Ige once again picks the worst candidate for the Water Commission

How is it that given 3 terrific candidates, Governor Ige goes unerringly for the very worst one – the one that represents developer/plantation/Monsanto interests?  Who is giving the governor this bad advice?

Right now, those who believe in following the water law and following the state constitution’s mandated water hierarchy and public trust doctrine hold a slim majority.

Instead of confirming Denise Antolini’s interim appointment, Governor Ige has picked Bill Balfour, who has spent 39 years as a sugar plantation executive.  He spent 19 years as president and manager of Pioneer Mill Company, Oahu Sugar Company, Lihue Plantation Company and McBryde Sugar Company. He also served as an Amfac executive.  A major portion of his life has been spent diverting streams to sugar plantation uses.

Considering the East Maui Streams case which seeks to return the water that HC&S is diverting from streams to their central Maui sugar plantation is currently before the Water Commission, one has to wonder why the governor would pick yet another nominee with a clear conflict of interest.

Worse yet, Balfour has worked as a consultant for Monsanto.  In 2013 the Water Commission turned Monsanto down for a larger water allotments on Maui and Oahu.  Since then tMonsanto has worked hard to insert themselves into Water Commission business.  In 2013 they managed to get their lobbyist appointed to the water commission nominating committee.

What a coup for the Monsanto lobbyist on the Water Commission Nominating Committee!  It may have taken two years but now they have a seat on the Water Commission.

Antolini is an associate dean and law professor at UH’s Richardson School of Law.  She heads up the environmental law program.  As such she is eminently qualified to sit on the Water Commission whose decisions are based on environmental law.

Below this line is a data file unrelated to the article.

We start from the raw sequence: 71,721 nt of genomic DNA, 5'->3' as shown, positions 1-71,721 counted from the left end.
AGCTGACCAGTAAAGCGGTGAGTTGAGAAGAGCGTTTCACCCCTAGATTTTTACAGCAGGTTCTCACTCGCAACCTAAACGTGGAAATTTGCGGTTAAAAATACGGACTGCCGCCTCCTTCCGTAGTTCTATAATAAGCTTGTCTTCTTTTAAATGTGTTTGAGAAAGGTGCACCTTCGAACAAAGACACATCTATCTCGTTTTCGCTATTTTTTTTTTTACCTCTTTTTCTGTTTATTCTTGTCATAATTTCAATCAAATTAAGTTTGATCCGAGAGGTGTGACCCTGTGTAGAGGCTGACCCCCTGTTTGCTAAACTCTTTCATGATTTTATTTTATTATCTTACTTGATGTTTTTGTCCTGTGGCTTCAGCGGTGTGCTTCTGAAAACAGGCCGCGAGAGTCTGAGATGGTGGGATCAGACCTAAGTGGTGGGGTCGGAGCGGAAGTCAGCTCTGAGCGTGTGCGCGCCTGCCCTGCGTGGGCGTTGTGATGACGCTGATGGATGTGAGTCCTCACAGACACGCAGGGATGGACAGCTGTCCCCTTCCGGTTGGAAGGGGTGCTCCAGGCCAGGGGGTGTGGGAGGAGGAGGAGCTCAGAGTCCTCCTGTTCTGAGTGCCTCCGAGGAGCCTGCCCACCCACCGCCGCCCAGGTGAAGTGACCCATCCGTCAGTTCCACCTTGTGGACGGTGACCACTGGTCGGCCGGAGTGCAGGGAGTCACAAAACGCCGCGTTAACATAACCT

Here’s the question to Governor Ige:  Do you want the Water Commission to follow (and know!) the law or do you want to turn the majority of commissioners into a rubber stamp for the plantations and their successor development/water operations?

Update: Monsanto lobbyist Alan Takemoto is no longer on the Water Commission Nominating Committee.  Monsanto Attorney Yvonne Izu is.

1 thought on “Ige once again picks the worst candidate for the Water Commission”

  1. Fighting this appointment will be more difficult than fighting the Ching appointment since Balfour has previously served on the Water Commission and will presumably be somewhat informed on water law (unlike Ching who was completely uninformed.)

    Balfour is an old-style plantation manager who operates on the principle that what’s good for the plantations is good for society. He’s much older and stuck in the old ways where much largess flowed from the plantations.

    The key problem stems from his plantation mentality. It does not take into account changing population, drought and our modern information on the interconnectedness of streamflow, watershed recharge and even marine health that is also impacted by streamflow.

    This short-sighted view that economics of large plantations is more important than the health of our watersheds will lead to bad decisions.

    Governor Ige has insured that Alexander & Baldwin will be able to continue draining the East Maui streams by this appointment.


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